We play gospel music while we work. The big kids help the little ones. Today my niece Liza was visiting so she got involved too. It’s a great way to get centered and have beautiful bright things around your home to put a smile on your face.
I love the way they tackle the day. I love the way they’re down for anything and they don’t think I’m “corny” for wanting to do these things with them. We get down and play. I love that they read e.e. Cummings with me. I love that they like Van Gogh. I love them. Happiness is a choice.
By Shaun Liriano
Tell me in the comments what you like to do with your children, godchildren, grandchildren, etc. Tell me what you’re thankful for. Tell me how you get out of those “funky days.”
Maybe that was the reason there was always this feeling
That she was rushing herself
She didn’t even have the time to spend loving herself
Let alone,someone else
The River by Lyfe Jennings
I’ve always been totally in awe of love and the inexplicable effect it has on music, art, literature, cinema, and daily life. The presence of love (or lack thereof) is extremely powerful. It transcends beyond labels. Meaning, romantic love and the love between a parent and child are different but I believe they are equally as impactful. Siblings and their connection to one another have been explored in many facets. Creatives often like to play with the idea of twins and the way they are tethered even when they aren’t in close proximity with one another. We are in an age of self love and self care as an expression of it. Why can’t it be defined?
My daughter’s middle name is Amore. The first Valentine’s day after she was born, my husband (then boyfriend) bought me an extraordinary gift. It was a book called, “Love, A Celebration in Art and Literature.” It’s starting to weather. After all, it’s 8 years old but when I flip through it I am still breathless. It’s beautiful, like walking through your own personal museum.
When I am on the cold and lonely writer’s block, I refer to this book. I look at the artwork and read the excerpts of great writers. I imagine my work being respected one day the way theirs is. I imagine my work being studied in classrooms or viewed on posters in dormitory walls. As a writer I love words and the way they make others feel. I also respect words and I try to be responsible with the use of them.
This will endure. Not like a wilting, dry scentless flower. This love will be timeless. A reference point for those trying to scientifically emulate it with chocolate and treadmills and aromatherapy. This will be the tattered letter clenched in the bloody fist of a dying soldier. The words he clung to. Her smile, the last thing he fixated on in his memory. This will not be #goals or any posted fanciful facade. This is arguments, couches with human sized lumps, long text messages, Toni Braxton songs, and tear filled prayers asking God for signs. This is act 3, scene 6 and the audience is at the edge of their seats. The playhouse is makeshift and the actors are inexperienced and not professionally trained but there ain’t a dry eye in the place! This is a pleasant surprise. This isn’t fire, flicker then smoke. This commitment is still burning and all consuming. The colors and the scent are hypnotizing. This will endure.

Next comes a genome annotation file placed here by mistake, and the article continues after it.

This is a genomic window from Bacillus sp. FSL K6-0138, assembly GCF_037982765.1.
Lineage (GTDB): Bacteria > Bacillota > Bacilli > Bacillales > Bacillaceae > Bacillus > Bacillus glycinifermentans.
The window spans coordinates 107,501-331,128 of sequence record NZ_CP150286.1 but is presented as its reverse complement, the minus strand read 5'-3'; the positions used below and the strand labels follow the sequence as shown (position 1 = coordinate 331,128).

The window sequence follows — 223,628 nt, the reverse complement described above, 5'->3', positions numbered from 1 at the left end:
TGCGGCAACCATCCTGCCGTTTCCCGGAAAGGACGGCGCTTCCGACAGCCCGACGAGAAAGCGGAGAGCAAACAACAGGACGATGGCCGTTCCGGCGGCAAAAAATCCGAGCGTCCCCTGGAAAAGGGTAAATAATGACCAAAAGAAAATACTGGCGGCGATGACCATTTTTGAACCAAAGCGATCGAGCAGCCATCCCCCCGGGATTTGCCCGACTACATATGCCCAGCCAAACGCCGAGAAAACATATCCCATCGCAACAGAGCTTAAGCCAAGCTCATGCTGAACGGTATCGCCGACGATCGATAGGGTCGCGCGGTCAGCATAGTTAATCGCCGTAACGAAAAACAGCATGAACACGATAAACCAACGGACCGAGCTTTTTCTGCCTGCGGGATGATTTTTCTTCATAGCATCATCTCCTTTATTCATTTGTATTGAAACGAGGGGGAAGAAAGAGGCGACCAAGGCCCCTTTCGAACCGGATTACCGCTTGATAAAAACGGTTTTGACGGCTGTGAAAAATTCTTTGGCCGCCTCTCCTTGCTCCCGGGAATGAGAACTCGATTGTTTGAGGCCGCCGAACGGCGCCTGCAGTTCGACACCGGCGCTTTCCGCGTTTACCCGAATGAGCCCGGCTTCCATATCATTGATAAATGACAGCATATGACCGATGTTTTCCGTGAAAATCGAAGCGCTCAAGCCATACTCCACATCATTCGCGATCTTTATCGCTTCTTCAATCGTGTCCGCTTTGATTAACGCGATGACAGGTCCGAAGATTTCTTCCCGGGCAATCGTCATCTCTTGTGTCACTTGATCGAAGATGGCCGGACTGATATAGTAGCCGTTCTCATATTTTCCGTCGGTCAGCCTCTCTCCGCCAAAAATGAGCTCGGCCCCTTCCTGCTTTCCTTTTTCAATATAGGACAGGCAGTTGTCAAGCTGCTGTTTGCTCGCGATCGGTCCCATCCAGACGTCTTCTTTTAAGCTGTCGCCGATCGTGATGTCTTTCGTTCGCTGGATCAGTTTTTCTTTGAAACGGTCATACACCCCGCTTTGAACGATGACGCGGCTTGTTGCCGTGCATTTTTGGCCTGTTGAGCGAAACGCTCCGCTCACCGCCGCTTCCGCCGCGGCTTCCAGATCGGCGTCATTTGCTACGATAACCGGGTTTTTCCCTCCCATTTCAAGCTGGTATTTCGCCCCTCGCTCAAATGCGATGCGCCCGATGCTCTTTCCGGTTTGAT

I’ve decided to post the things I’m grateful for this Fall…
The colors of crimson, cocoa, evergreen, sand, and rust surround me in open fields. They close me in like a child shutting their lunchbox lid before the bossy kid comes to trade. I’m safe in here. I’m hidden. I’m protected.
The temperature is always just right. The rain is never too heavy. The sun is never too hot. The wind is never too fierce. I can meet with nature at any time of day and be greeted with an all welcoming environment.
They remind me of my childhood. Red light green light…1 2 3. “Helicopter helicopter” they shout and they Jump as high as they can. Jump rope, manhunt, tag, Simon says, all they need is each other. They make musical notes with their mouths and bend their bodies backwards under a broomstick and play limbo. They need no cords. They need no buttons. One blows bubbles and the other one pops them. One belts a song out like a 90’s R&B one hit wonder. The other dances. They draw dreams in driveways and ask me not to wash it away. I let God and the rain decide when the ground will be black again.